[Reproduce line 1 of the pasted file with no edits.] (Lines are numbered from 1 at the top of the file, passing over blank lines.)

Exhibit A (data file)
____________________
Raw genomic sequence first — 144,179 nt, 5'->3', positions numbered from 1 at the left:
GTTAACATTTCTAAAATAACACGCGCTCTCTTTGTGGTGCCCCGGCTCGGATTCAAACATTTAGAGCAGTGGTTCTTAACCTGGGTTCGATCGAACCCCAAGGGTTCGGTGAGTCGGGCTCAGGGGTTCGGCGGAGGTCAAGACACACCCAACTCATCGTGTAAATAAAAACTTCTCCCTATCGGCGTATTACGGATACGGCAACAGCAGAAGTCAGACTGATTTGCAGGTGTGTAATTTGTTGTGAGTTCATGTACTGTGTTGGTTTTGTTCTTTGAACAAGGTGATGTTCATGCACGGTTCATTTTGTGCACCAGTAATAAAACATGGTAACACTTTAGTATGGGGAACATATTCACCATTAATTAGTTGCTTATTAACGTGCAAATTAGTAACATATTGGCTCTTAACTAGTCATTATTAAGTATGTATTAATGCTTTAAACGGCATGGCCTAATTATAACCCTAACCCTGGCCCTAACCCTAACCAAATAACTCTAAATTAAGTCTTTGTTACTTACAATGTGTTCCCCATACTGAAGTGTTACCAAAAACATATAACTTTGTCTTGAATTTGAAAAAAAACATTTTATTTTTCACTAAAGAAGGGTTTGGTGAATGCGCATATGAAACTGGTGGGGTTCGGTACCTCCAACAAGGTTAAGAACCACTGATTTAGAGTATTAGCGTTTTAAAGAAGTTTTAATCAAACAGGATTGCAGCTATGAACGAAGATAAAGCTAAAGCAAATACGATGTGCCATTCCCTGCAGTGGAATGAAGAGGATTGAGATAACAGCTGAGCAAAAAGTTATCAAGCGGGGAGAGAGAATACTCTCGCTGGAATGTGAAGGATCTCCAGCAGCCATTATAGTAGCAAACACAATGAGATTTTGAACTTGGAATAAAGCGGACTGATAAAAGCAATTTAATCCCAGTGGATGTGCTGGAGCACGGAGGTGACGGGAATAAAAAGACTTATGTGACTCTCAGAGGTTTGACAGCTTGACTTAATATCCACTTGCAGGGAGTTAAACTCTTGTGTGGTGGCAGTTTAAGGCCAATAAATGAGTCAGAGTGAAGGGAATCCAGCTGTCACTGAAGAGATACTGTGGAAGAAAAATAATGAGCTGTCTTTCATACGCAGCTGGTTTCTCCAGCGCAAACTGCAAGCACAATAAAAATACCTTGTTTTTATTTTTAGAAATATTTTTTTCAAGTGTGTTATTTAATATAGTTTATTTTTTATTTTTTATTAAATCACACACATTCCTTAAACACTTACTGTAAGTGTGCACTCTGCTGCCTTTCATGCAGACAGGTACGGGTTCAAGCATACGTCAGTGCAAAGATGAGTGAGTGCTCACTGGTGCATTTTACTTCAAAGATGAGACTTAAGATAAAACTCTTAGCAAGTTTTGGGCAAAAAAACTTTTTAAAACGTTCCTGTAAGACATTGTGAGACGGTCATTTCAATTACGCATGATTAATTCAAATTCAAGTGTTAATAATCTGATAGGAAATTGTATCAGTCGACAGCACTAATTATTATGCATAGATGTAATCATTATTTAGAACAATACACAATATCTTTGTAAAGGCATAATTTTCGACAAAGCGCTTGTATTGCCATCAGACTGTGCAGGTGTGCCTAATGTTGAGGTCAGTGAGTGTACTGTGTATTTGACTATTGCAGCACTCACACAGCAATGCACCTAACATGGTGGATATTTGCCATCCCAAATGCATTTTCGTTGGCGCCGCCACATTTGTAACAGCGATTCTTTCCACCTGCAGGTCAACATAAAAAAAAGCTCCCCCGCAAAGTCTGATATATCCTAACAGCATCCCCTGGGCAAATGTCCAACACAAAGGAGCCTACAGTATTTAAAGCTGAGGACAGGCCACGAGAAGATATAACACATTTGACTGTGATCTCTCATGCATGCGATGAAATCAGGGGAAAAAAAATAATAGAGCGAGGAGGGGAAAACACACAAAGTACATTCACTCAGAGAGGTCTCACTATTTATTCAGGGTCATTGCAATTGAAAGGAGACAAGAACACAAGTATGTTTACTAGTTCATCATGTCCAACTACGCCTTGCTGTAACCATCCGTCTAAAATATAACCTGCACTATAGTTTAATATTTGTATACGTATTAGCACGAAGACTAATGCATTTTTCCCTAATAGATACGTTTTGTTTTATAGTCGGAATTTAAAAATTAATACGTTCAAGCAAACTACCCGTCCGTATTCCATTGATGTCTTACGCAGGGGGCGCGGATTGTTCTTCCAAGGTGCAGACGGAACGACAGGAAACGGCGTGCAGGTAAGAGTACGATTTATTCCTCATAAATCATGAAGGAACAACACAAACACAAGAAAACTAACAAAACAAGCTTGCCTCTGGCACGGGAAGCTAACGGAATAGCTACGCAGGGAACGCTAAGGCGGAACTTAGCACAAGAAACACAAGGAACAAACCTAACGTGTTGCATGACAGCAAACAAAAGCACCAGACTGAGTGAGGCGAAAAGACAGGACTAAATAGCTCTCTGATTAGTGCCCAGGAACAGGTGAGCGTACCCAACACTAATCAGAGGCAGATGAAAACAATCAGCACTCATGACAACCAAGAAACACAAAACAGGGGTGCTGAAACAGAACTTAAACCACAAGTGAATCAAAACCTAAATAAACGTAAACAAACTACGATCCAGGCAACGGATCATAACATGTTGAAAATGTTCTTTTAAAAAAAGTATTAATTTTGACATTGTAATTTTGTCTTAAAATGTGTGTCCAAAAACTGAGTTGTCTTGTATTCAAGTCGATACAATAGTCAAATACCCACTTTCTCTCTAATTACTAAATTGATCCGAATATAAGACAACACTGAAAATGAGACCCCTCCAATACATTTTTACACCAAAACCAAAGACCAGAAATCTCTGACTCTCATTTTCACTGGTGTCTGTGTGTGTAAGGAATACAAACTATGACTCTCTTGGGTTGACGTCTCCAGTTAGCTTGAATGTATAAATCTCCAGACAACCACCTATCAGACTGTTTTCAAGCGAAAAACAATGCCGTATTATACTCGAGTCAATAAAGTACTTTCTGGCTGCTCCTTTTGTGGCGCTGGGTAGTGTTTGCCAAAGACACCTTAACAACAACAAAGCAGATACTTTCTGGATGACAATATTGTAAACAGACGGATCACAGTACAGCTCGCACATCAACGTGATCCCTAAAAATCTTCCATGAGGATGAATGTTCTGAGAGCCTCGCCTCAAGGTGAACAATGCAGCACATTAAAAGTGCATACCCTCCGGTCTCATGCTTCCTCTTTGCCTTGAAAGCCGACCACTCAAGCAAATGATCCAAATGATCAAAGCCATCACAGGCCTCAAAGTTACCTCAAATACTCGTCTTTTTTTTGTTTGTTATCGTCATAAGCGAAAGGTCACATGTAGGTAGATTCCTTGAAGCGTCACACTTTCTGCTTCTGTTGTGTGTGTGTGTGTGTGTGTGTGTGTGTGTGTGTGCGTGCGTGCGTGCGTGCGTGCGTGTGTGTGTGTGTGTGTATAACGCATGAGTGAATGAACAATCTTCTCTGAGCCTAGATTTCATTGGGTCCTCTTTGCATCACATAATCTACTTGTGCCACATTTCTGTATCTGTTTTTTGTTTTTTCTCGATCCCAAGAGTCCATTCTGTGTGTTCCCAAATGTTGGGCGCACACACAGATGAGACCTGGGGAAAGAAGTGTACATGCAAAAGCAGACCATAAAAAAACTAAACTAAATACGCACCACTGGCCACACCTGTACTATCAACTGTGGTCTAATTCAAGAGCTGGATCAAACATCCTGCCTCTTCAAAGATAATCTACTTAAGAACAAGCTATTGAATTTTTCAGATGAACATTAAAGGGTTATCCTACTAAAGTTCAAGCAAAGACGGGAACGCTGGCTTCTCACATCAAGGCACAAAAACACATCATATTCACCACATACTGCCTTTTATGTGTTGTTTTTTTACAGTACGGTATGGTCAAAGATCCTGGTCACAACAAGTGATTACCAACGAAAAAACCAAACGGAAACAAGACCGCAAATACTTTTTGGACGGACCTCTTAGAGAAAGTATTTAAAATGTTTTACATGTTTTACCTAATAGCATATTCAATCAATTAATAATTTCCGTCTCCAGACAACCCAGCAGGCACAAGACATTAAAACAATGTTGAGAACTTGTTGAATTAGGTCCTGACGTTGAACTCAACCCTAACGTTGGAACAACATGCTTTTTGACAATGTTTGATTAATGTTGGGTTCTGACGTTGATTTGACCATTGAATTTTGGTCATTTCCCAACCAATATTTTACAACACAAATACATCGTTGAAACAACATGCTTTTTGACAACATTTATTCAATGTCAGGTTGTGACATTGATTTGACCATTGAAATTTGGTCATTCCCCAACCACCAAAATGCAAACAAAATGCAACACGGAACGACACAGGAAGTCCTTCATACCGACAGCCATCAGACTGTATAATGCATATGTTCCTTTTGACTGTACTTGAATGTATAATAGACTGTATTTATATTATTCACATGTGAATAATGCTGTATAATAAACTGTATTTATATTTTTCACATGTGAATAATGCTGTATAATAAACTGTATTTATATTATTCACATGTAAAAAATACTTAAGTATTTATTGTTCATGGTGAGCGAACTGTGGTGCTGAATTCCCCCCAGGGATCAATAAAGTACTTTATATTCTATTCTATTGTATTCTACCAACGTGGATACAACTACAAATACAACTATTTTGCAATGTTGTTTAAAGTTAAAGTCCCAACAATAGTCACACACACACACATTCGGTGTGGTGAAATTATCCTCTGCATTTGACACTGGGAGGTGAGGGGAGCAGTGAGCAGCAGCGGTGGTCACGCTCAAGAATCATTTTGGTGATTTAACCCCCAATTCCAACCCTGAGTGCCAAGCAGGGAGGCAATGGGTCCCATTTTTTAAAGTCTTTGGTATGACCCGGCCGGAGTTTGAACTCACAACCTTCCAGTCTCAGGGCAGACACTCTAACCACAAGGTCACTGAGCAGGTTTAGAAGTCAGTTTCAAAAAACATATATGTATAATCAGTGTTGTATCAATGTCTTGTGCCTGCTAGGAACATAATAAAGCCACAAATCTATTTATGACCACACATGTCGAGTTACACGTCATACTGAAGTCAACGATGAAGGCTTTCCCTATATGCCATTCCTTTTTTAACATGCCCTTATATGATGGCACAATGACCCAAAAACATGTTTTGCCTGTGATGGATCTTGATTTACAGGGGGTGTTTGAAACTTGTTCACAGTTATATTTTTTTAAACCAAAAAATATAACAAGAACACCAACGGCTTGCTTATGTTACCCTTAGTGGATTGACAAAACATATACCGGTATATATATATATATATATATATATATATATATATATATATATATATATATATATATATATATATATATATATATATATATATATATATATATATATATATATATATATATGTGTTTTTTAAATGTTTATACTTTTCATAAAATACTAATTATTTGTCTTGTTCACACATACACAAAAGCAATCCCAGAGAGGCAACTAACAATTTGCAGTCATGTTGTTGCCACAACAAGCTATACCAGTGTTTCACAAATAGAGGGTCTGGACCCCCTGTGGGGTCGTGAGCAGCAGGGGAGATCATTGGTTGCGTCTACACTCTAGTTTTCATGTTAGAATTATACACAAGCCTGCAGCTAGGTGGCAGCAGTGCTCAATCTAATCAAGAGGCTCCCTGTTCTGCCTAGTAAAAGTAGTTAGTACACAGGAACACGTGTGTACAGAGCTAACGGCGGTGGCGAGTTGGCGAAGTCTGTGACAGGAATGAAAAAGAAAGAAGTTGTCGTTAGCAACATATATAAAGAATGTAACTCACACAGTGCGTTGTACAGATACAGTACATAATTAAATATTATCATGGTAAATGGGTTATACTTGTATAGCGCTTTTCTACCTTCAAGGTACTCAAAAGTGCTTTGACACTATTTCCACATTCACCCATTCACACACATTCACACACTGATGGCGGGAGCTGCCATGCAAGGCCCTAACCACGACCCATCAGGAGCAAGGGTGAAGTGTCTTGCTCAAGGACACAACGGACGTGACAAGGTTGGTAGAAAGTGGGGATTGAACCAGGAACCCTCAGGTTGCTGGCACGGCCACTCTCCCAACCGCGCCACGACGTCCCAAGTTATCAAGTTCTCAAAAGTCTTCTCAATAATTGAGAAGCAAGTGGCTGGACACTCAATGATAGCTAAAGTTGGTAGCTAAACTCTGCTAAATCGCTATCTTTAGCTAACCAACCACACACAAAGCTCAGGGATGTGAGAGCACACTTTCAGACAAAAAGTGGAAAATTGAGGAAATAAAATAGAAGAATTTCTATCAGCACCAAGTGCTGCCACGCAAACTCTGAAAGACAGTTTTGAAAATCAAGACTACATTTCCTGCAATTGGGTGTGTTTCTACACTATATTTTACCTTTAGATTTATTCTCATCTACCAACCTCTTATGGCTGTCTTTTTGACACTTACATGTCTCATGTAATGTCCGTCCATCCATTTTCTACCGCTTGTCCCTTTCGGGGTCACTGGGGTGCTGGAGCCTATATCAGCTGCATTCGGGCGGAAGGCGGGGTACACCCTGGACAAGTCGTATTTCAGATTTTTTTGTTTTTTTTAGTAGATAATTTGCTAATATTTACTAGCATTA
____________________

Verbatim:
Raw genomic sequence first — 144,179 nt, 5'->3', positions numbered from 1 at the left: